produce, seasonal eating, winter

Seasonal offerings

Admittedly – my brain stalled a bit this morning as the rain poured down, saturating my every thought. There’s a special list of jobs I save for days like today – things that don’t seem as much fun when the sun’s out. Couldn’t remember a single one of them or where that list was. So I made it up. Cooking is right up there – thinking a chocolate brownie would be appreciated by all & show that I’d been productive. (Yeah – big tick next to indulgent procrastinating )

Also going for a quick wander through the market garden checking out what’s popping up and what’s happy. Peas – this year I’ve opted for bushing ones, the lower they grow, the less work for me. Super tasty, flowers taste heavenly too. There’s one little tomato plant I’ve left in a protected pocket – still very happy and coming up with the goods – it spraws all over the shop, birds get some, humans get some. I’m afraid if I try to stake it & tidy the tomato plant up now, I may jinx it & no more tomatoes, so for now it can wander to it’s heart’s content.

Salad mix goes year round, each batch is a little different to the previous, as that’s life. Now we’ve got more the the astringent & peppery flavours – mizuna, red veined sorrel, raddichio, rocket to boost digestion …with hints of summer – flowering lemon basil, sweet mint to counter the sharper notes & whispers of springtime with the fresh flavours of chickweed.

The garden and experiemnting keeps me on my toes and I’m keeping my fingers the carrot seeds will actually germinate this time in the cooler weather!

 

 

carrots, explore growing, pickle it, produce, save your food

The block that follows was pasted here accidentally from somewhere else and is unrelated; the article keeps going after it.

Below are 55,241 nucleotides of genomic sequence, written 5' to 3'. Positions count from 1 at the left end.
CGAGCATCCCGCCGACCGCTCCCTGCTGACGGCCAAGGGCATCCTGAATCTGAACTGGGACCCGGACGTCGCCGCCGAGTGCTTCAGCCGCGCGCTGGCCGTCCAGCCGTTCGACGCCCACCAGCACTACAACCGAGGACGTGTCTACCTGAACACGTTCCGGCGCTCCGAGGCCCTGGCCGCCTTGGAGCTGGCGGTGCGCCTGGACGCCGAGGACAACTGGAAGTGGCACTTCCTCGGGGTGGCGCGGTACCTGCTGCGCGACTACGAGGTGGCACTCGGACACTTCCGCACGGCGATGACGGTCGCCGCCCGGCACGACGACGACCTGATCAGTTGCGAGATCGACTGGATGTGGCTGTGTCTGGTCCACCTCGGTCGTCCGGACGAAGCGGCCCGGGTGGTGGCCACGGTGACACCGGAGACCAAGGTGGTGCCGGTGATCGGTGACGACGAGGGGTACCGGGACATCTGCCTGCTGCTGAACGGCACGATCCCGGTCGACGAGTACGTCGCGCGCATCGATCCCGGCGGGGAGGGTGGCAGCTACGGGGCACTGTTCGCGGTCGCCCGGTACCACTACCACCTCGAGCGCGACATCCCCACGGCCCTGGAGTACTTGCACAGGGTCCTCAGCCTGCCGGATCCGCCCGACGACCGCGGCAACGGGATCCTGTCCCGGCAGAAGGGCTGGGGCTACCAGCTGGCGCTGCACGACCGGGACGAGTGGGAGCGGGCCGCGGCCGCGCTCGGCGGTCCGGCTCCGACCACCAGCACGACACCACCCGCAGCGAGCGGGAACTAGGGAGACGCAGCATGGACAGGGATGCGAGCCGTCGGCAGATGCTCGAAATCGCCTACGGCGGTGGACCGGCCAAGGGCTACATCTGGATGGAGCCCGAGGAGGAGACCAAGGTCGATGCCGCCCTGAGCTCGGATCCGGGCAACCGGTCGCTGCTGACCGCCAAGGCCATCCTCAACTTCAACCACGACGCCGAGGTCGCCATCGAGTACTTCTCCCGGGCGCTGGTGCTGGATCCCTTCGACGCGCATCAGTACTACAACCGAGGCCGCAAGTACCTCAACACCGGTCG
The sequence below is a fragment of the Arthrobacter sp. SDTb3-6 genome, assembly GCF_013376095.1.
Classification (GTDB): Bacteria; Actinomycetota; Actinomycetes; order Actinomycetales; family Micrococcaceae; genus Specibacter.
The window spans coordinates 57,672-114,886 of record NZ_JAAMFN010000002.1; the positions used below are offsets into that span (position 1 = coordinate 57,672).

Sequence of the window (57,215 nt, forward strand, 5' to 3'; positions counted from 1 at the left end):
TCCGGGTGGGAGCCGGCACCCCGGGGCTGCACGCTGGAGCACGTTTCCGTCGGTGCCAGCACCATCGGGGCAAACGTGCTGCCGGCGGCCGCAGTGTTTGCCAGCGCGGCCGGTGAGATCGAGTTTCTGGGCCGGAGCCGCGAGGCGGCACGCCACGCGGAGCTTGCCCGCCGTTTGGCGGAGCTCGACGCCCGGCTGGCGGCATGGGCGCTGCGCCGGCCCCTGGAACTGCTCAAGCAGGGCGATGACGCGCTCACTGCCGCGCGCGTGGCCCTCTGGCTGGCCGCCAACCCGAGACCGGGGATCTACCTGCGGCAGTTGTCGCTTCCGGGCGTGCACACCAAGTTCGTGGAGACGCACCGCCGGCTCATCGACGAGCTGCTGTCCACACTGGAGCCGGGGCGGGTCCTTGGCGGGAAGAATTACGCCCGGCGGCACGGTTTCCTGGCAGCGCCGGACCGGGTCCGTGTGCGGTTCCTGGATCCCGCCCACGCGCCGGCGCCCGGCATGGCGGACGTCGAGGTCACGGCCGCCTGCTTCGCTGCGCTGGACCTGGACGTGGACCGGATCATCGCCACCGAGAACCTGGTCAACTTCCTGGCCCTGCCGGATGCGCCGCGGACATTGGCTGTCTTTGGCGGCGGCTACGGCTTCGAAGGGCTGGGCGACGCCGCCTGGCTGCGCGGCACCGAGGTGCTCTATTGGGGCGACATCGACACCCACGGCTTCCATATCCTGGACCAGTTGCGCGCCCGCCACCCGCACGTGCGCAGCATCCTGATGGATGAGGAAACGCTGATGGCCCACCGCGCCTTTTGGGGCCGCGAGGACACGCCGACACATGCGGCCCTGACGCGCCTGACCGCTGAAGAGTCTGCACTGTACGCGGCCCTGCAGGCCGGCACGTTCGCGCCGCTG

Minimising Waste

It’s a massive issue. Imagine – collectively we end up sending 20% of our weekly groceries straight to landfill. Imagine all that embodied energy. Carrots can take up to 2 weeks to germinate from seed. They take several months to grow – water evenly and regularly or they’ll split their seams and look terrible. Don’t woory – still edible – just give them a good clean. I end up roasting or simmering these ones. Continue reading “Minimising Waste”

autumn, harvesting the yield, produce

Here we are

…….in this day, at this moment. A break in between the seemingly never ending rain, enjoying cooler autumn days, pockets of sunshine, garden observations. ┬áCucumbers have finished, zucchini not enjoying the cooler weather, kohlrabi plumping up nicely, rocket seedlings happy.

Thankful for lessons learnt (not much enjoys a really hot day!), opportunities arising and being brave to try new techniques.

We covered another hugelkultur be (basically an oversized, slightly rawer, slower version of a no dig bed) so it can mature and be ready for cucurbit city next summer. Lovely to share some of the last of summers bounty with friends volunteering, harvesting long awaited salad mix (after the learnings of summer – not planting enough, too hot, not enough attention….)

Flowers through the season, adding a colour happy colour to the salad mix after being appreciated for their service in the garden. Enjoying and being thankful for the diversity of our garden offerings to share with locals and trade for what we value.

produce, Uncategorized

Diversity on the dinner plate

In this day and age many rush, rush, rush and stick with the familiar. Apparently approximately 100 plants supply 90 % of our diets ! So when harvesting for a customer, I was mindful to make sure they had a decent cross section of what’s currently available in our seasonal garden. Produce from 15 plants at a quick glance, and all (bar one) you could eat raw. (Edamame are bested boiled/ steamed for 5 minutes before popping the beans out of their pods and into the mouth).

Herbs are a wonderful way of enhancing a meal, bringing seasonality to the fore. Basil all through summer (you can freeze your surplus pesto), chilli for waking up the tastebuds. A combo lettuce and herby salad only needs the lightest of vinaigrettes so the flavours are not swamped. And texture ! Give your mouth a party and wake up those tastebuds.

Don’t forget the ‘marginal’. Once you’ve juiced your fruit, zest that lime. You can add the nutritious and flavoursome slivers of the outer to sauces, meals or dehydrated and used with a sugar or salt. Watermelon rind can be pickled and enjoyed in the next round of salads once the fruit has long ago been gobbled up.

Make sure you make the most of your chemical free produce and be inspired by variety.IMG_8832.jpg